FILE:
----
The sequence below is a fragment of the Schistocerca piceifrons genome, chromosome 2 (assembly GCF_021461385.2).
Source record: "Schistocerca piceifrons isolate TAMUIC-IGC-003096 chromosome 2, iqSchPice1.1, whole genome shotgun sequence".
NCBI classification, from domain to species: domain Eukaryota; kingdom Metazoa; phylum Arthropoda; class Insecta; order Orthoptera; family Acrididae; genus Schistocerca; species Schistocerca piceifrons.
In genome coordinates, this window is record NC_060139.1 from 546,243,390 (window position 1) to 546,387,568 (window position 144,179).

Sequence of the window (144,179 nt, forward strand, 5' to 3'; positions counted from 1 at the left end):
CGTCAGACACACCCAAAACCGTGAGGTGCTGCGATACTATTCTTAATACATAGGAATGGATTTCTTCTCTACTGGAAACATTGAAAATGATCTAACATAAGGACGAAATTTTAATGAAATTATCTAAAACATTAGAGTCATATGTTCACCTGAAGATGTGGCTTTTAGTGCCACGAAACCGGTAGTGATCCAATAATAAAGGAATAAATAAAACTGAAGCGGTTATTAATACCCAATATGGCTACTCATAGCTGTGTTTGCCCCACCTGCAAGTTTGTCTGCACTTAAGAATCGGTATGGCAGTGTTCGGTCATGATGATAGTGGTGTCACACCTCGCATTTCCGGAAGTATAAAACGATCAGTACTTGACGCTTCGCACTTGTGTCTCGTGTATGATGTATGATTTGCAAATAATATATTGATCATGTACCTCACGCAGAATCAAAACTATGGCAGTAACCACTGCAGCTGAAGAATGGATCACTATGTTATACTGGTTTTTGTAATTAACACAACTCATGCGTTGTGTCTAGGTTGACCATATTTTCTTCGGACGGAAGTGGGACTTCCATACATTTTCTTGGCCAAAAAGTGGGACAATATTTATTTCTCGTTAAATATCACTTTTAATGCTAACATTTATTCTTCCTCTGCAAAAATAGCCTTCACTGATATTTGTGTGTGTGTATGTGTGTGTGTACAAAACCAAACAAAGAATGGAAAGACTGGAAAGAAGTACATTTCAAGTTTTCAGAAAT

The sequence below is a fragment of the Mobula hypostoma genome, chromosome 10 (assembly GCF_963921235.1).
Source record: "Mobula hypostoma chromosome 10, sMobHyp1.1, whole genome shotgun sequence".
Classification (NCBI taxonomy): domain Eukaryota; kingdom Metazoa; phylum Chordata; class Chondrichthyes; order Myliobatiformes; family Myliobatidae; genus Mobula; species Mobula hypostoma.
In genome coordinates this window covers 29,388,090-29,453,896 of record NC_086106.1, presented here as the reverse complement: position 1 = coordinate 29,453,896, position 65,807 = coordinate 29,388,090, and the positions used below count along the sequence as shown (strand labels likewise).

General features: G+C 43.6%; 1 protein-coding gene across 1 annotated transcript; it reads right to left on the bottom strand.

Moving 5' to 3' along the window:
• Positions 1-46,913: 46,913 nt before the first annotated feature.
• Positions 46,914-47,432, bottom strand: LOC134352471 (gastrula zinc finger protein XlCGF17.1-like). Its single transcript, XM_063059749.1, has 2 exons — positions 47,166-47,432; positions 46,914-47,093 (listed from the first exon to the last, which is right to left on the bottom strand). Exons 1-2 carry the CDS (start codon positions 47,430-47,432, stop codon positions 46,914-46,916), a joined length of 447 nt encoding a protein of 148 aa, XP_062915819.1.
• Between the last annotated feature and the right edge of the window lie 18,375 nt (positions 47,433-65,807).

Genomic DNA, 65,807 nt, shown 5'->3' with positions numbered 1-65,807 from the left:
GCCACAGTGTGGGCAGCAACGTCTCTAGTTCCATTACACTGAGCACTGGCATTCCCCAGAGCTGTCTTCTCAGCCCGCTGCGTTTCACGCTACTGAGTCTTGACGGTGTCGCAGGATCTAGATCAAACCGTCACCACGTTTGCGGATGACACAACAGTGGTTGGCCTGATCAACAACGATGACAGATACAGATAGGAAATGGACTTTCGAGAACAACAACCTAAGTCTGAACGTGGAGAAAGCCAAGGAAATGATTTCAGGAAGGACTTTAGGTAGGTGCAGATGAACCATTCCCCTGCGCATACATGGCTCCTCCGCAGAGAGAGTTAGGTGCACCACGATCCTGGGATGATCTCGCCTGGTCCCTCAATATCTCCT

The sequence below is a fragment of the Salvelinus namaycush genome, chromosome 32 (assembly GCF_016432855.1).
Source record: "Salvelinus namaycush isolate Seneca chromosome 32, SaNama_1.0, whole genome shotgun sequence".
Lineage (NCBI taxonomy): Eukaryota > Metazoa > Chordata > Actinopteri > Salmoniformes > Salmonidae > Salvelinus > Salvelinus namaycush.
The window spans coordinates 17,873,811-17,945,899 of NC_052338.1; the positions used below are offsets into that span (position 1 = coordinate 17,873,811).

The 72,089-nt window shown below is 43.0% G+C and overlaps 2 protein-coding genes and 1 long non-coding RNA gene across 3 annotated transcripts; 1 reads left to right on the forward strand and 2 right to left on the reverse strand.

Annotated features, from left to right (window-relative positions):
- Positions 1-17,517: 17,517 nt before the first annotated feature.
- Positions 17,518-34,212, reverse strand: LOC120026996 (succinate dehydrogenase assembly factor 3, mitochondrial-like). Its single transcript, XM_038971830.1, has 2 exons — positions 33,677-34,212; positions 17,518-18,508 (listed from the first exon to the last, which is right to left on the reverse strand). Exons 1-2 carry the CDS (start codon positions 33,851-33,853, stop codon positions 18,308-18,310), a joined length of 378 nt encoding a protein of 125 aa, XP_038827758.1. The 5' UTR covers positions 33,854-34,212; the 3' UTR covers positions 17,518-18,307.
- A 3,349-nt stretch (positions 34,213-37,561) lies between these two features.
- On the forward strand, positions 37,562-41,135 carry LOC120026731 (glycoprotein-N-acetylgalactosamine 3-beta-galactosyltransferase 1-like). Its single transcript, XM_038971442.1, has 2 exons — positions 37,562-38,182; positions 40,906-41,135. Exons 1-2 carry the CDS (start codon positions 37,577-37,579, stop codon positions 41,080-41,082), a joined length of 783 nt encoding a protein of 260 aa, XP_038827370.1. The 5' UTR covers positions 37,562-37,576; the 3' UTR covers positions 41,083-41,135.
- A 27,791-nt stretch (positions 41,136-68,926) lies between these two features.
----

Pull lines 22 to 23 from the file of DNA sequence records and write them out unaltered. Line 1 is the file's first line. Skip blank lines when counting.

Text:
The 72,089-nt window shown below is 43.0% G+C and overlaps 2 protein-coding genes and 1 long non-coding RNA gene across 3 annotated transcripts; 1 reads left to right on the forward strand and 2 right to left on the reverse strand.

Annotated features, from left to right (window-relative positions):